That's all I'll tell you about the story. I expect it will be best enjoyed by an audience of middle age or older. Younger viewers probably won't get it.
25 people found this helpful
Annie DavenportReviewed in the United States on June 27, 2021
3.0 out of 5 stars
Who's Idea of Romance is THIS??
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I have always been a Blythe Danner fan. She has a certain unique approach to her portraying her characters. This little movie was believable and enjoyable. As an elderly widow myself, I was taking great comfort in this movie as Carol stepped out of her comfort zone, making herself vulnerable to a new prospective mate, Bill. She gracefully managed the sad loss of Hazel, then found a real friendship with her young pool man, Lloyd, who seemed to understand Carol and found an unlikely connection with her.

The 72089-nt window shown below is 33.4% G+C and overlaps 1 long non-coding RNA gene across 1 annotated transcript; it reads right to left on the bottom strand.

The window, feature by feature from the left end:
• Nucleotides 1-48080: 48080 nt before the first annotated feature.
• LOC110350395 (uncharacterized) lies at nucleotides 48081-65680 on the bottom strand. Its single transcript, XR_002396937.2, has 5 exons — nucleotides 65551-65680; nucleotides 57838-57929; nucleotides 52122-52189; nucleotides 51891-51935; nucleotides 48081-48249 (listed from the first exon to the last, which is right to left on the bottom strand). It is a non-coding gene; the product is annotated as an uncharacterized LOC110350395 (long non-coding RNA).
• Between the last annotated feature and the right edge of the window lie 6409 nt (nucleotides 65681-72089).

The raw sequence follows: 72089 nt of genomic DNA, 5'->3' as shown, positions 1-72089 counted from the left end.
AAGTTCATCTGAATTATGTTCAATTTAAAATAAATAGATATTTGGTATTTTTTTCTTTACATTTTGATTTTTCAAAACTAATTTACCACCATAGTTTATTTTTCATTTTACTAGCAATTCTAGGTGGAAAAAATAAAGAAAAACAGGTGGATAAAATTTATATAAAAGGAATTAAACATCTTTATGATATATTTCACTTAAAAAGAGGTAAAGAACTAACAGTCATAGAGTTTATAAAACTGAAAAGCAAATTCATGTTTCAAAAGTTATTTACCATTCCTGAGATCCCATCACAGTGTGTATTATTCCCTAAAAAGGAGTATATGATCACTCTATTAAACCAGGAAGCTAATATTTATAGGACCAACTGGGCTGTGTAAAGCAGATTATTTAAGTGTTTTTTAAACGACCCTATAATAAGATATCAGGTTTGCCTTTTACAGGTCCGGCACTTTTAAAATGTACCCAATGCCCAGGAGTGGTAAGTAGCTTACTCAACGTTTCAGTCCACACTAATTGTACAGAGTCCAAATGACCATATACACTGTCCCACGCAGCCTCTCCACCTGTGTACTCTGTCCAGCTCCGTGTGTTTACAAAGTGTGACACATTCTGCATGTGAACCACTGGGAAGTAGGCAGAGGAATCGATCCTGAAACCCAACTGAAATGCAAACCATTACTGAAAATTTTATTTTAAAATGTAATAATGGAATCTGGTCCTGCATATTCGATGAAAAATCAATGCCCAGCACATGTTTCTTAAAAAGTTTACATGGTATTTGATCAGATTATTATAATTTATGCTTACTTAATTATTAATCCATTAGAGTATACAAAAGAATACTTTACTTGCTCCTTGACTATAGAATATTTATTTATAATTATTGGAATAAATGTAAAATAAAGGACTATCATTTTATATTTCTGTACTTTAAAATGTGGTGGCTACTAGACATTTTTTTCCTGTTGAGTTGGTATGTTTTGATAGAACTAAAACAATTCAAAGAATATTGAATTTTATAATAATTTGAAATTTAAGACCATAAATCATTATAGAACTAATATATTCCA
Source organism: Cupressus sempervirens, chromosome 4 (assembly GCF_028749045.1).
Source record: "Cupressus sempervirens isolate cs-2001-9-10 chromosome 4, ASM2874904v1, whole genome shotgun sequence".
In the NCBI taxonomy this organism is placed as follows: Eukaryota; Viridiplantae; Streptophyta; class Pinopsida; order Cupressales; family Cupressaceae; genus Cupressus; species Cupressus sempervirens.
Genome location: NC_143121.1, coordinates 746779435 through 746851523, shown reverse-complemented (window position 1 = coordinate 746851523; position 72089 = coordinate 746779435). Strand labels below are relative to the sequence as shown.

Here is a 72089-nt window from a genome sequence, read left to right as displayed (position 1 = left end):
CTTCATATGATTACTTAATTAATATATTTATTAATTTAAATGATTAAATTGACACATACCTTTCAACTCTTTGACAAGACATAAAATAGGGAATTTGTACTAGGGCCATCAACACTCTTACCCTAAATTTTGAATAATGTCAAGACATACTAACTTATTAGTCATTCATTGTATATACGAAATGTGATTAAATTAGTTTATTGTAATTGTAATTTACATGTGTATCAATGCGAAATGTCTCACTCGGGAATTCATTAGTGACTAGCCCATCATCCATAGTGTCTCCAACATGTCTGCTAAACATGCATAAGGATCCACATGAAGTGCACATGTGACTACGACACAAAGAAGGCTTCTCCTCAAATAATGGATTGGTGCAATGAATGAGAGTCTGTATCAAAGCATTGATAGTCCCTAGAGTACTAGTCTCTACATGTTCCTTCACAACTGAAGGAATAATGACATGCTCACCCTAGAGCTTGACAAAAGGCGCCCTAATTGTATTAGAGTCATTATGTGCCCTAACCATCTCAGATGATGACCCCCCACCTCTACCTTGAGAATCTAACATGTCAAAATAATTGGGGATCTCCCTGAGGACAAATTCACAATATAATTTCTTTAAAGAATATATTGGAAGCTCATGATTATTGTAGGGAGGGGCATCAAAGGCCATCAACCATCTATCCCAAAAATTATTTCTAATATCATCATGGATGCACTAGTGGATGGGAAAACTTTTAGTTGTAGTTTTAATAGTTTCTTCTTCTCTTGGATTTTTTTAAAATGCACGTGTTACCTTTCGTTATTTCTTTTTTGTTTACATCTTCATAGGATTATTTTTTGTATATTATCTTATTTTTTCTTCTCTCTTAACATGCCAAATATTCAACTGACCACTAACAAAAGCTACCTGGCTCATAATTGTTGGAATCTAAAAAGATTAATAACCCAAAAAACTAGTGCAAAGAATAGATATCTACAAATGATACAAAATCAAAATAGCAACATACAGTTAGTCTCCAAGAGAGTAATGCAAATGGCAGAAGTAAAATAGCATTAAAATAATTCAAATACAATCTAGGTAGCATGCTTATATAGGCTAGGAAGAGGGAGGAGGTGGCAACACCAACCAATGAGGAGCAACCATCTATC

Then, Carol and Bill enjoy an exciting, sexy, wow-filled night of physical frolicking.
And, POW! Right between the eyes, Bill suddenly dies ending all of Carol's fantasies, and daydreams of perhaps a future new husband! I mean, REALLY!! Who, I ask you WHO in their RIGHT mind kills, I mean permanently DEAD, Mr-Would-You-Please-Do-A-360-Turn-In-Them-Perfectly-Fitting-Denims-For-Me-Sexy-Sam Elliot???? WHO???
The point of a romance is for two people finally finding The Rights, scooting over, adjusting, making room for each other toward a new life filled with wonderful, life altering experiences-TOGETHER!
Not DEAD! the next day after a frolic in the sack! For pity sakes! The ending of this movie took all the fun out of it for me and deflated poor Carol who decided to embrace new possibilities.
Honestly!
So, for those of you looking for a fun little movie, or perhaps a little inspiration and courage - don't bother, you won't find nothing but an indignant gasp here!
5 people found this helpful
carmineReviewed in the United States on December 4, 2016
3.0 out of 5 stars
A Different Ending Needed for This One